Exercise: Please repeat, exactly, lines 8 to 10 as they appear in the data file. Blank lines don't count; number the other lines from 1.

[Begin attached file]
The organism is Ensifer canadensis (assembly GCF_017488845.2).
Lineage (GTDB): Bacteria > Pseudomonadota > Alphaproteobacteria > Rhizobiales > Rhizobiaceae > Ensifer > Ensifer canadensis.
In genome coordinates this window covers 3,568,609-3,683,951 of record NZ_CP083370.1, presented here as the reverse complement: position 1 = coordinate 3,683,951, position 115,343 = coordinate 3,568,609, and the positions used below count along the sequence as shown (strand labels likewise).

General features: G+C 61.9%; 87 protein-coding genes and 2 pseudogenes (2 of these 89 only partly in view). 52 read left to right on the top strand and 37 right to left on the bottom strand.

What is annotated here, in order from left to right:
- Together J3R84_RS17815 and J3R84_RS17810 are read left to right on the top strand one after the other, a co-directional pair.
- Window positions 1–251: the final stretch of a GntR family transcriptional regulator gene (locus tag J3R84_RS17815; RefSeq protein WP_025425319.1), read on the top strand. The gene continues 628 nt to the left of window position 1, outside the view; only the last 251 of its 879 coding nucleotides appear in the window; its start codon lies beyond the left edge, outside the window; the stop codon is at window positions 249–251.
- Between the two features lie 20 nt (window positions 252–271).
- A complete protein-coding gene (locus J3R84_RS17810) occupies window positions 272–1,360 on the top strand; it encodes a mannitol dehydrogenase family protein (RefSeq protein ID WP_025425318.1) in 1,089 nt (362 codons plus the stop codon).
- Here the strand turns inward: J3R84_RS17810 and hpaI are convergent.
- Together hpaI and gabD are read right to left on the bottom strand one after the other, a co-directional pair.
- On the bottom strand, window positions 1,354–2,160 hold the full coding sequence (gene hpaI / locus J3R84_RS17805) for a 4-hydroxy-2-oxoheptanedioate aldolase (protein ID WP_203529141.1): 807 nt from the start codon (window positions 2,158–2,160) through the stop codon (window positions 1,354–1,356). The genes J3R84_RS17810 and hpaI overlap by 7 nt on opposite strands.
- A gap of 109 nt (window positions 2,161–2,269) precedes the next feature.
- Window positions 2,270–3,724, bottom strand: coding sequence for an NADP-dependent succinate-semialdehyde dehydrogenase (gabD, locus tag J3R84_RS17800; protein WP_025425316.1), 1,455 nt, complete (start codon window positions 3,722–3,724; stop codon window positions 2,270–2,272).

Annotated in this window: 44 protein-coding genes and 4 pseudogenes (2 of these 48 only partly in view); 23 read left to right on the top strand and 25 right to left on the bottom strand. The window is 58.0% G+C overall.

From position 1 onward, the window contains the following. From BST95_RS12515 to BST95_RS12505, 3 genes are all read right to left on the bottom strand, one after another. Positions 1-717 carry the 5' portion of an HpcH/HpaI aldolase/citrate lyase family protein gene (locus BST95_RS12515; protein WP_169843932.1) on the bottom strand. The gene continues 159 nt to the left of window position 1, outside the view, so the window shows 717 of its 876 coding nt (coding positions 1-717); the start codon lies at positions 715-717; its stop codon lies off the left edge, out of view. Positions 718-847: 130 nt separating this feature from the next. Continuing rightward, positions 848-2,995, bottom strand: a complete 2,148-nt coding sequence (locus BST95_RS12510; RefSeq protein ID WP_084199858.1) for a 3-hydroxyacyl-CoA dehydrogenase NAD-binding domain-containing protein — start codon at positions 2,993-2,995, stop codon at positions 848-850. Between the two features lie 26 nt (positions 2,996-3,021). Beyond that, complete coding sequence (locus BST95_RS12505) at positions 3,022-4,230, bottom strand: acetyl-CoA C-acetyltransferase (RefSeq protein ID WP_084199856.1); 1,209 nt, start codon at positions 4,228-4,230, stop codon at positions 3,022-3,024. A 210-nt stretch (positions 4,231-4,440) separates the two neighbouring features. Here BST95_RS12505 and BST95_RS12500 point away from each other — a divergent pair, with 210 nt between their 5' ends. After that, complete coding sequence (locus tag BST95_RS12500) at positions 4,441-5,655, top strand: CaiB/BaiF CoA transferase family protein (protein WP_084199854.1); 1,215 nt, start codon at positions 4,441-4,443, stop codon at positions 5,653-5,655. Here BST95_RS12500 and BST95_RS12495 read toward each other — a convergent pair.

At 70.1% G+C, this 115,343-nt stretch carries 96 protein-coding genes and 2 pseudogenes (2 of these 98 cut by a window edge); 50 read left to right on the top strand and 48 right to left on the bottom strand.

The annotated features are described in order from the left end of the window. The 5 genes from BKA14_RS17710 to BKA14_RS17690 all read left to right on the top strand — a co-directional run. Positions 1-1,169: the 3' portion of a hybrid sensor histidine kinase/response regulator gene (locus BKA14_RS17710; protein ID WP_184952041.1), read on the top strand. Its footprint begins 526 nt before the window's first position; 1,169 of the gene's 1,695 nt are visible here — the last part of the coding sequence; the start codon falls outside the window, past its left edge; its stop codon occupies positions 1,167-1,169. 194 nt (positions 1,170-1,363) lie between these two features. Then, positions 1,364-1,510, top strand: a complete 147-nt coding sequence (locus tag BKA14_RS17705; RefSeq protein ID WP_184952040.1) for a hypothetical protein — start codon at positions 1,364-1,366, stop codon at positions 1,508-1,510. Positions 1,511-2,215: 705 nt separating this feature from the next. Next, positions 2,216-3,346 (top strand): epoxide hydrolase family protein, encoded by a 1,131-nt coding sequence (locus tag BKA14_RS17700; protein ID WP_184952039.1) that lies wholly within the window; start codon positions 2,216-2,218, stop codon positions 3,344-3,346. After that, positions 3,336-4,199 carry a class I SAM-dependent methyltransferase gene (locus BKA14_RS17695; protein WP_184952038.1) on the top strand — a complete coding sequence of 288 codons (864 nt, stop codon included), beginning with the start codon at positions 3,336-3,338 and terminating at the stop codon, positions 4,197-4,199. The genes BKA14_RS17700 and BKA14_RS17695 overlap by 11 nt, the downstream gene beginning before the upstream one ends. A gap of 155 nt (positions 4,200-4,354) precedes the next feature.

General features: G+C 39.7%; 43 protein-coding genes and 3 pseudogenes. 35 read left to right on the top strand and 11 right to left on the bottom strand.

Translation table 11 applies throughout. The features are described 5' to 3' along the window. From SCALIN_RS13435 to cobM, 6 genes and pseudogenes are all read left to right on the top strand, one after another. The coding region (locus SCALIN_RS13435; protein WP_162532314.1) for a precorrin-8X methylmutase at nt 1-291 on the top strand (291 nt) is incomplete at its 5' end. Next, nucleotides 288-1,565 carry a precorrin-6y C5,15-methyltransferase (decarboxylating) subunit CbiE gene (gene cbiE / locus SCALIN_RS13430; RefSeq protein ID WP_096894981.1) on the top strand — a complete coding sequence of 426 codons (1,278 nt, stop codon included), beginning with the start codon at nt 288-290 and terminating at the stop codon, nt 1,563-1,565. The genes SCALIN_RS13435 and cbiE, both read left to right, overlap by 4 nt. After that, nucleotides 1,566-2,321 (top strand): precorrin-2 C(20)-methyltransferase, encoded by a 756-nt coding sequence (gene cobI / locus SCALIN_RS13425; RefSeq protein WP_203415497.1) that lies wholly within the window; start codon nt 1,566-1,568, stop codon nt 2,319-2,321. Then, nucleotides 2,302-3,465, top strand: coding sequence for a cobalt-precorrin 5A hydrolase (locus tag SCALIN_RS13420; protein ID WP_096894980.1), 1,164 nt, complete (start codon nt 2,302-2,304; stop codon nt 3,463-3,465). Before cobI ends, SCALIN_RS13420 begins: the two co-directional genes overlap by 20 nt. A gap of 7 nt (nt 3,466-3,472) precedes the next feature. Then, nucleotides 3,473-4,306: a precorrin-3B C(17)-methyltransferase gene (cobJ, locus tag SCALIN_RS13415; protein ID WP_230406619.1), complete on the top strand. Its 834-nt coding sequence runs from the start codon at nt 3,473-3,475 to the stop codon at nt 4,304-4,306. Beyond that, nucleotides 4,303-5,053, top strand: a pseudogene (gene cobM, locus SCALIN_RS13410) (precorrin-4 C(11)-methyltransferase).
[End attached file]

- Between the two features lie 20 nt (window positions 252–271).
- A complete protein-coding gene (locus J3R84_RS17810) occupies window positions 272–1,360 on the top strand; it encodes a mannitol dehydrogenase family protein (RefSeq protein ID WP_025425318.1) in 1,089 nt (362 codons plus the stop codon).
- Here the strand turns inward: J3R84_RS17810 and hpaI are convergent.